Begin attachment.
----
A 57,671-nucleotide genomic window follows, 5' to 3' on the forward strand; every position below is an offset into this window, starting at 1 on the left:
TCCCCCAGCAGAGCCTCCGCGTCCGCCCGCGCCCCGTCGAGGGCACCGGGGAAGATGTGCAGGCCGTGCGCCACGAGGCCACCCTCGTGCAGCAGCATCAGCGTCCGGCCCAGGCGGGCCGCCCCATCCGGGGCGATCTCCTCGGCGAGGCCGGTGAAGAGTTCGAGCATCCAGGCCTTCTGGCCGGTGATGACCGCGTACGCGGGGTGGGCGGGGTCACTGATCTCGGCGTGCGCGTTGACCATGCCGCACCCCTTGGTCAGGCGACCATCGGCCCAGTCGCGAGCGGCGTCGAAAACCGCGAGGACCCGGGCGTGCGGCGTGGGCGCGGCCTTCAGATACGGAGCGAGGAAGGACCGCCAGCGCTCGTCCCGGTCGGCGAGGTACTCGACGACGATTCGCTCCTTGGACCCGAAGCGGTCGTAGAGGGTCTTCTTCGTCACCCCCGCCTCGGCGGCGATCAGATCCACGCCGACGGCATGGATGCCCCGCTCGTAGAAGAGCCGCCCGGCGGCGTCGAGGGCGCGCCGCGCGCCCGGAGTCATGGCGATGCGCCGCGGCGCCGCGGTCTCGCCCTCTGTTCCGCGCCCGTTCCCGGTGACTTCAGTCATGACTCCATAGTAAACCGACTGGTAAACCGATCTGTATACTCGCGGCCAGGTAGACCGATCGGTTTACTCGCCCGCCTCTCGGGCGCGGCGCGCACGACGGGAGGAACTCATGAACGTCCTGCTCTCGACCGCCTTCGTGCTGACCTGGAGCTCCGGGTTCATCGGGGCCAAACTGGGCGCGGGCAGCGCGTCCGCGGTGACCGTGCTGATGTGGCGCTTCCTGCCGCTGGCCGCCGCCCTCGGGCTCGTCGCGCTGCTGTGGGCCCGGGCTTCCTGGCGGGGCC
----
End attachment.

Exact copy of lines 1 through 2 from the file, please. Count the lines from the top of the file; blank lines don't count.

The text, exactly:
A 57,671-nucleotide genomic window follows, 5' to 3' on the forward strand; every position below is an offset into this window, starting at 1 on the left:
TCCCCCAGCAGAGCCTCCGCGTCCGCCCGCGCCCCGTCGAGGGCACCGGGGAAGATGTGCAGGCCGTGCGCCACGAGGCCACCCTCGTGCAGCAGCATCAGCGTCCGGCCCAGGCGGGCCGCCCCATCCGGGGCGATCTCCTCGGCGAGGCCGGTGAAGAGTTCGAGCATCCAGGCCTTCTGGCCGGTGATGACCGCGTACGCGGGGTGGGCGGGGTCACTGATCTCGGCGTGCGCGTTGACCATGCCGCACCCCTTGGTCAGGCGACCATCGGCCCAGTCGCGAGCGGCGTCGAAAACCGCGAGGACCCGGGCGTGCGGCGTGGGCGCGGCCTTCAGATACGGAGCGAGGAAGGACCGCCAGCGCTCGTCCCGGTCGGCGAGGTACTCGACGACGATTCGCTCCTTGGACCCGAAGCGGTCGTAGAGGGTCTTCTTCGTCACCCCCGCCTCGGCGGCGATCAGATCCACGCCGACGGCATGGATGCCCCGCTCGTAGAAGAGCCGCCCGGCGGCGTCGAGGGCGCGCCGCGCGCCCGGAGTCATGGCGATGCGCCGCGGCGCCGCGGTCTCGCCCTCTGTTCCGCGCCCGTTCCCGGTGACTTCAGTCATGACTCCATAGTAAACCGACTGGTAAACCGATCTGTATACTCGCGGCCAGGTAGACCGATCGGTTTACTCGCCCGCCTCTCGGGCGCGGCGCGCACGACGGGAGGAACTCATGAACGTCCTGCTCTCGACCGCCTTCGTGCTGACCTGGAGCTCCGGGTTCATCGGGGCCAAACTGGGCGCGGGCAGCGCGTCCGCGGTGACCGTGCTGATGTGGCGCTTCCTGCCGCTGGCCGCCGCCCTCGGGCTCGTCGCGCTGCTGTGGGCCCGGGCTTCCTGGCGGGGCC